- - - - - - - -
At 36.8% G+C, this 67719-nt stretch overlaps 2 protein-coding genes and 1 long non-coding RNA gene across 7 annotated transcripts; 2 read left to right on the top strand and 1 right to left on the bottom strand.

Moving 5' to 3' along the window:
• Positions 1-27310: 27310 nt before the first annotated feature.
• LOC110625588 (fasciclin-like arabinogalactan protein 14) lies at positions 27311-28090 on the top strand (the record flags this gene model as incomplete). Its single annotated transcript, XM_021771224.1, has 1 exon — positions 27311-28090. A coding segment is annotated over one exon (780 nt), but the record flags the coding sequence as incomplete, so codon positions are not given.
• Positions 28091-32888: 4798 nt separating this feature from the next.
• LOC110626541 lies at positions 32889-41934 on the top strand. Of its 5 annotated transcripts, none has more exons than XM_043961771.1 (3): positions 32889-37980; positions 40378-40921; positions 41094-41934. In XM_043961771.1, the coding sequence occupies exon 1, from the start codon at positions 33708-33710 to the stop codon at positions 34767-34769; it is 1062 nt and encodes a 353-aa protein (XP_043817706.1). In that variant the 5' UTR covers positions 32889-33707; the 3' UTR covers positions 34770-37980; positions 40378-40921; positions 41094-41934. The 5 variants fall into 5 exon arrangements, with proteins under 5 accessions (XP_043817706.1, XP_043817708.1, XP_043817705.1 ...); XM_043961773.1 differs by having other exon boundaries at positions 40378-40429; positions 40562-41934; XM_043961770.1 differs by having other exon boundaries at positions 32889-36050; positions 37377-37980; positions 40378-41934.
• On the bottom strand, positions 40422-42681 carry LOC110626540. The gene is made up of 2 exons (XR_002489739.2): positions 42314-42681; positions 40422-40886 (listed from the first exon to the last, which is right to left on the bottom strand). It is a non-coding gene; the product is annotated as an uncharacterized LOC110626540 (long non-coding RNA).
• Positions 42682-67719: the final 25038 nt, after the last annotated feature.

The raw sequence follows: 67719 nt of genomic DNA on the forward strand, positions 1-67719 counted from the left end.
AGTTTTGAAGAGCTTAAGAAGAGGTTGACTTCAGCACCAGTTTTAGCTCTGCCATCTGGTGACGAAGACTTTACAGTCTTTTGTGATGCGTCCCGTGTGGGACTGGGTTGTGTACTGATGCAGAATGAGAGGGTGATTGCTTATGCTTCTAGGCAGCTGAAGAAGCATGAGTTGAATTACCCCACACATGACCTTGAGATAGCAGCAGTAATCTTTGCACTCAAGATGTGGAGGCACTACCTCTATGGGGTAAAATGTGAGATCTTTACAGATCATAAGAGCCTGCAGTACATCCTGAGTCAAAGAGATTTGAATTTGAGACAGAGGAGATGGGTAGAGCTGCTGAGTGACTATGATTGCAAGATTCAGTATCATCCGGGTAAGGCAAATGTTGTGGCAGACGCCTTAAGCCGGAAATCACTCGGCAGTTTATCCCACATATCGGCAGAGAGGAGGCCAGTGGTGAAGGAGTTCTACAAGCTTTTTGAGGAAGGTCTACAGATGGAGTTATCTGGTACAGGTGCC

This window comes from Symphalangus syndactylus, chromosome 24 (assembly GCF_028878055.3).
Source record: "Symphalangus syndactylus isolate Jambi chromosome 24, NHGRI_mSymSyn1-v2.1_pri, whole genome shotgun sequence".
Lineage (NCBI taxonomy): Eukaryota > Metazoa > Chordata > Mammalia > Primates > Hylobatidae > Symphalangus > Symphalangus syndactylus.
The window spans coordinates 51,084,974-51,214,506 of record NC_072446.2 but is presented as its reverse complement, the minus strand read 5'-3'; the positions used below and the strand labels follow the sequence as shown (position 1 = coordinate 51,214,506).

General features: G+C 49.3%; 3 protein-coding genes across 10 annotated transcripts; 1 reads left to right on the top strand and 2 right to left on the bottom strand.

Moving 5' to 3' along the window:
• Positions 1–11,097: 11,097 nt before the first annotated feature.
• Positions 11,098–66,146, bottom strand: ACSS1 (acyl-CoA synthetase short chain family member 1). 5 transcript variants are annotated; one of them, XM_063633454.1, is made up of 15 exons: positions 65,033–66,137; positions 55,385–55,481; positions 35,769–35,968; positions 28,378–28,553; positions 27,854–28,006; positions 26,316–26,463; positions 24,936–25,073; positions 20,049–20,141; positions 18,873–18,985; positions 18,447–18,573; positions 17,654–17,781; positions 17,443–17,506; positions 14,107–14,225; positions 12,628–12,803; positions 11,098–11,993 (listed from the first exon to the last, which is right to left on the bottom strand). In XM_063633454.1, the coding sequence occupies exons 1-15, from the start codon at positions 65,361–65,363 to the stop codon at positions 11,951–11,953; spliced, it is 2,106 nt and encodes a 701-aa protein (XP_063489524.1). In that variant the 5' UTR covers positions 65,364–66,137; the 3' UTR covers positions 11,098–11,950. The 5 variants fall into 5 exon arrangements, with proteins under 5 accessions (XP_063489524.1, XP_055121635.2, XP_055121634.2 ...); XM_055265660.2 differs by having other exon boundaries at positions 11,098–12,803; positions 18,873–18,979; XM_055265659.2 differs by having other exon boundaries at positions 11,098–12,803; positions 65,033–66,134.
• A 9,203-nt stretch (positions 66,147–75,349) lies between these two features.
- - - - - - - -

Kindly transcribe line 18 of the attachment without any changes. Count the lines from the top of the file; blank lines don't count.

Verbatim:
• Positions 11,098–66,146, bottom strand: ACSS1 (acyl-CoA synthetase short chain family member 1). 5 transcript variants are annotated; one of them, XM_063633454.1, is made up of 15 exons: positions 65,033–66,137; positions 55,385–55,481; positions 35,769–35,968; positions 28,378–28,553; positions 27,854–28,006; positions 26,316–26,463; positions 24,936–25,073; positions 20,049–20,141; positions 18,873–18,985; positions 18,447–18,573; positions 17,654–17,781; positions 17,443–17,506; positions 14,107–14,225; positions 12,628–12,803; positions 11,098–11,993 (listed from the first exon to the last, which is right to left on the bottom strand). In XM_063633454.1, the coding sequence occupies exons 1-15, from the start codon at positions 65,361–65,363 to the stop codon at positions 11,951–11,953; spliced, it is 2,106 nt and encodes a 701-aa protein (XP_063489524.1). In that variant the 5' UTR covers positions 65,364–66,137; the 3' UTR covers positions 11,098–11,950. The 5 variants fall into 5 exon arrangements, with proteins under 5 accessions (XP_063489524.1, XP_055121635.2, XP_055121634.2 ...); XM_055265660.2 differs by having other exon boundaries at positions 11,098–12,803; positions 18,873–18,979; XM_055265659.2 differs by having other exon boundaries at positions 11,098–12,803; positions 65,033–66,134.